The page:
Spider mites, especially the European red mite (ERM), can greatly reduce grape yields. In many cases predator mites can keep spider mites under control.
It was thought that the predator mite Typhlodromus pyri did not occur on Long Island, New York, so it was introduced into vineyards there in 1996. The mites rapidly established, successfully overwintered, and were able to suppress ERM populations. A year later, when plots were sampled in 1997, there were no ERM in any of the samples from the release plots, while ERM popluations were as high as 50/leaf in one non-release plot.
T. pyri populations declined or remained the same from July to September in the release plots, suggesting pesticides used on the grape plants had an adverse effect on the predator mites.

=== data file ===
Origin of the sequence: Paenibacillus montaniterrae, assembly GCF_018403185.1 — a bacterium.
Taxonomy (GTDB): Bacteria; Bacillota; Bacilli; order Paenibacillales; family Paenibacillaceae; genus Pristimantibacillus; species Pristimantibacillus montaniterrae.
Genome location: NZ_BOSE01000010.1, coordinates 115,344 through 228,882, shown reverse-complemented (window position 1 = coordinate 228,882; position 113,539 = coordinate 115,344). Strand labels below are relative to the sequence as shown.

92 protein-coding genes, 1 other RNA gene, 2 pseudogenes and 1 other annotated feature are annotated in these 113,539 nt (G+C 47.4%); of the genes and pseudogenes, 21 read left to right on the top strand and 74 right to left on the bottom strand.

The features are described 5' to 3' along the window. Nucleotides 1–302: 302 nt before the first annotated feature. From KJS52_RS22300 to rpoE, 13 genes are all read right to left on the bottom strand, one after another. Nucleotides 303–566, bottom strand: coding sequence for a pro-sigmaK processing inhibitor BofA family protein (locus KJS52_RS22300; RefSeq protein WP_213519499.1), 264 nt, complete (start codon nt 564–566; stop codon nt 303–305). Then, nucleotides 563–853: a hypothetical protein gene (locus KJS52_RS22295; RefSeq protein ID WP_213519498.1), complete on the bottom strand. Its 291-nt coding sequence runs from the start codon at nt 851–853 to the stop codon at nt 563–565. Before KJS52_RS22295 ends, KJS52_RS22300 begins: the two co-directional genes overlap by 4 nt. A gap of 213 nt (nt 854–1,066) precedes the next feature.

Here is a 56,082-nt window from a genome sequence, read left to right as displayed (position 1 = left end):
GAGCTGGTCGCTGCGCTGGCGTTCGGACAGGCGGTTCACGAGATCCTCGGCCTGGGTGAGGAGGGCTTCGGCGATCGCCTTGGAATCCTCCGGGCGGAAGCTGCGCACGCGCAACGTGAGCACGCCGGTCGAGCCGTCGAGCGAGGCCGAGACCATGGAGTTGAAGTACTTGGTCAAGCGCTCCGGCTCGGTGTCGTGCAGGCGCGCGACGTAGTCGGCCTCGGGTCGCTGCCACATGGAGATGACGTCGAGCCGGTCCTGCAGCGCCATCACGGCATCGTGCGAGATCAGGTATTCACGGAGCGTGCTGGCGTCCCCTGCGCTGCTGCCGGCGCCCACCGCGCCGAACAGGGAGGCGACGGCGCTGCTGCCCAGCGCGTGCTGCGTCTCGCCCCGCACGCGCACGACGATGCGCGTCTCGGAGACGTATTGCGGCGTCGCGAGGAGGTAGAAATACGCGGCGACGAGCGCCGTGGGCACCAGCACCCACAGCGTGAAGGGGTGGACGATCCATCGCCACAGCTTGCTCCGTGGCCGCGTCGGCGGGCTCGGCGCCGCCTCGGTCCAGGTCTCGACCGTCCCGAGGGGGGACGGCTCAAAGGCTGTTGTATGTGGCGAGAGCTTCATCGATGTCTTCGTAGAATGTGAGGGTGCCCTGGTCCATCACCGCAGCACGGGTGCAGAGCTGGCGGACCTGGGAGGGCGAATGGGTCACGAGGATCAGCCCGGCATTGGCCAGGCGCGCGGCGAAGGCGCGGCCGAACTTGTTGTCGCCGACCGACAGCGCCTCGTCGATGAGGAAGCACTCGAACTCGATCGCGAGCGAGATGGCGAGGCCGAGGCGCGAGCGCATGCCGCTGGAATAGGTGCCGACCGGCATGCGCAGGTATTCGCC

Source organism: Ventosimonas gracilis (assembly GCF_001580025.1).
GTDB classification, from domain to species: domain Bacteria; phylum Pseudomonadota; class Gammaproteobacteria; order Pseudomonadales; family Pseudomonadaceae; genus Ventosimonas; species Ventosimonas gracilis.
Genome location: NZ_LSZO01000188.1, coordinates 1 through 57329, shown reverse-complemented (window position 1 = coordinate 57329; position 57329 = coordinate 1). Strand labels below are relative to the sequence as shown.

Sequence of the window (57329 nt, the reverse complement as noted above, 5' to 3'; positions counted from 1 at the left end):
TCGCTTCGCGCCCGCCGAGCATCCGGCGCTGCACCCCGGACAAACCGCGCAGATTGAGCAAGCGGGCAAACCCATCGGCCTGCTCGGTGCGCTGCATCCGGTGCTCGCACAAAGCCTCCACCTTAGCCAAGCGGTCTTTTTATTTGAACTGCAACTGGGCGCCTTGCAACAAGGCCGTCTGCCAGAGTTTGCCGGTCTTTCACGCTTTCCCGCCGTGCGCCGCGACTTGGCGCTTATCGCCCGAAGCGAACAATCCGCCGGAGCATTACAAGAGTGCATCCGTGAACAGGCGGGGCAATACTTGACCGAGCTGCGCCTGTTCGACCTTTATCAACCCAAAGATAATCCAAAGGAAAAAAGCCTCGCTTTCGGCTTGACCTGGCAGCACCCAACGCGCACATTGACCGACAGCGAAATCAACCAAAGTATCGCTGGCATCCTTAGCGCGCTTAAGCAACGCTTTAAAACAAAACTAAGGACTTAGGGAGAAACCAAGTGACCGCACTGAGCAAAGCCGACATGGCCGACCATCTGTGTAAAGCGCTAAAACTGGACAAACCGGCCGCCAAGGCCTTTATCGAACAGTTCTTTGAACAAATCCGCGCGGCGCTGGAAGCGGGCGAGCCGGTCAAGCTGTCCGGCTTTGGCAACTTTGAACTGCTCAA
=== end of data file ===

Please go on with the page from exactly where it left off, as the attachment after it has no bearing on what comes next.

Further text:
Some T. pyri were found in non-release plots. Because this mite has a very low dispersal tendancy, it was unlikely that they moved from release plots. More likely T. pyri was already present on Long Island, but in very low numbers.
Releases of T. pyri in other areas where this predator mite is not common have the potential to substantially improve biological control of ERM and other spider mites on grapes.
New York State Integrated Pest Management Program Annual Report, 1998
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